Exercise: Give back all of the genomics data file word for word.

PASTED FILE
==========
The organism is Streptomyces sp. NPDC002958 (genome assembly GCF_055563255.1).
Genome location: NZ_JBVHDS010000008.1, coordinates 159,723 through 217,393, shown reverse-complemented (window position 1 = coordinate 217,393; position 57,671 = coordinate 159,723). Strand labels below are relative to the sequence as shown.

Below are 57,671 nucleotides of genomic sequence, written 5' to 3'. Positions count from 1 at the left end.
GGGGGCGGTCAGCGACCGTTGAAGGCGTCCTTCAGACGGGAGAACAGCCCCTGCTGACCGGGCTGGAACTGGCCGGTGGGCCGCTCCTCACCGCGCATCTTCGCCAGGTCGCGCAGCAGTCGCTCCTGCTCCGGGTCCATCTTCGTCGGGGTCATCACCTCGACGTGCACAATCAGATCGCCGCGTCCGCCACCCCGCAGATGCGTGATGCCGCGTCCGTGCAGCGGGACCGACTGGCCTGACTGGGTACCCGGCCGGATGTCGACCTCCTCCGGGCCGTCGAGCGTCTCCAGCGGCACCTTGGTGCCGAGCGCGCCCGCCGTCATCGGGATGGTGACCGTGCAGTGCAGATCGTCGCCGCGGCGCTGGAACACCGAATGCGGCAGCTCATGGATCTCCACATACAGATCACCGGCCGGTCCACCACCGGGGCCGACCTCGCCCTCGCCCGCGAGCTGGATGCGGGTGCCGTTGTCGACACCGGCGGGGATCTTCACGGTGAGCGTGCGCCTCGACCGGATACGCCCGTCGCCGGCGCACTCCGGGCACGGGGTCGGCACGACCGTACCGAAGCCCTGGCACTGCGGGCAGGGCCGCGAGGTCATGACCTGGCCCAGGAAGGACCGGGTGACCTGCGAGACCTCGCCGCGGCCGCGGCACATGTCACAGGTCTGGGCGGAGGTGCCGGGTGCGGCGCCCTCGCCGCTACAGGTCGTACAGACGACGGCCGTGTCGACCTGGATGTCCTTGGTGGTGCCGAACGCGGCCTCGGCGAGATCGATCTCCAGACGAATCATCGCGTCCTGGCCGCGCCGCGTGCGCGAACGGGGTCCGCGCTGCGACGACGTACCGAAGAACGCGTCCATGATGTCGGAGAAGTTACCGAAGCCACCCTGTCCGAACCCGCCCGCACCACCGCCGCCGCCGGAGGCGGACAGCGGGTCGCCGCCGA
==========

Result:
The organism is Streptomyces sp. NPDC002958 (genome assembly GCF_055563255.1).
Genome location: NZ_JBVHDS010000008.1, coordinates 159,723 through 217,393, shown reverse-complemented (window position 1 = coordinate 217,393; position 57,671 = coordinate 159,723). Strand labels below are relative to the sequence as shown.

Below are 57,671 nucleotides of genomic sequence, written 5' to 3'. Positions count from 1 at the left end.
GGGGGCGGTCAGCGACCGTTGAAGGCGTCCTTCAGACGGGAGAACAGCCCCTGCTGACCGGGCTGGAACTGGCCGGTGGGCCGCTCCTCACCGCGCATCTTCGCCAGGTCGCGCAGCAGTCGCTCCTGCTCCGGGTCCATCTTCGTCGGGGTCATCACCTCGACGTGCACAATCAGATCGCCGCGTCCGCCACCCCGCAGATGCGTGATGCCGCGTCCGTGCAGCGGGACCGACTGGCCTGACTGGGTACCCGGCCGGATGTCGACCTCCTCCGGGCCGTCGAGCGTCTCCAGCGGCACCTTGGTGCCGAGCGCGCCCGCCGTCATCGGGATGGTGACCGTGCAGTGCAGATCGTCGCCGCGGCGCTGGAACACCGAATGCGGCAGCTCATGGATCTCCACATACAGATCACCGGCCGGTCCACCACCGGGGCCGACCTCGCCCTCGCCCGCGAGCTGGATGCGGGTGCCGTTGTCGACACCGGCGGGGATCTTCACGGTGAGCGTGCGCCTCGACCGGATACGCCCGTCGCCGGCGCACTCCGGGCACGGGGTCGGCACGACCGTACCGAAGCCCTGGCACTGCGGGCAGGGCCGCGAGGTCATGACCTGGCCCAGGAAGGACCGGGTGACCTGCGAGACCTCGCCGCGGCCGCGGCACATGTCACAGGTCTGGGCGGAGGTGCCGGGTGCGGCGCCCTCGCCGCTACAGGTCGTACAGACGACGGCCGTGTCGACCTGGATGTCCTTGGTGGTGCCGAACGCGGCCTCGGCGAGATCGATCTCCAGACGAATCATCGCGTCCTGGCCGCGCCGCGTGCGCGAACGGGGTCCGCGCTGCGACGACGTACCGAAGAACGCGTCCATGATGTCGGAGAAGTTACCGAAGCCACCCTGTCCGAACCCGCCCGCACCACCGCCGCCGCCGGAGGCGGACAGCGGGTCGCCGCCGA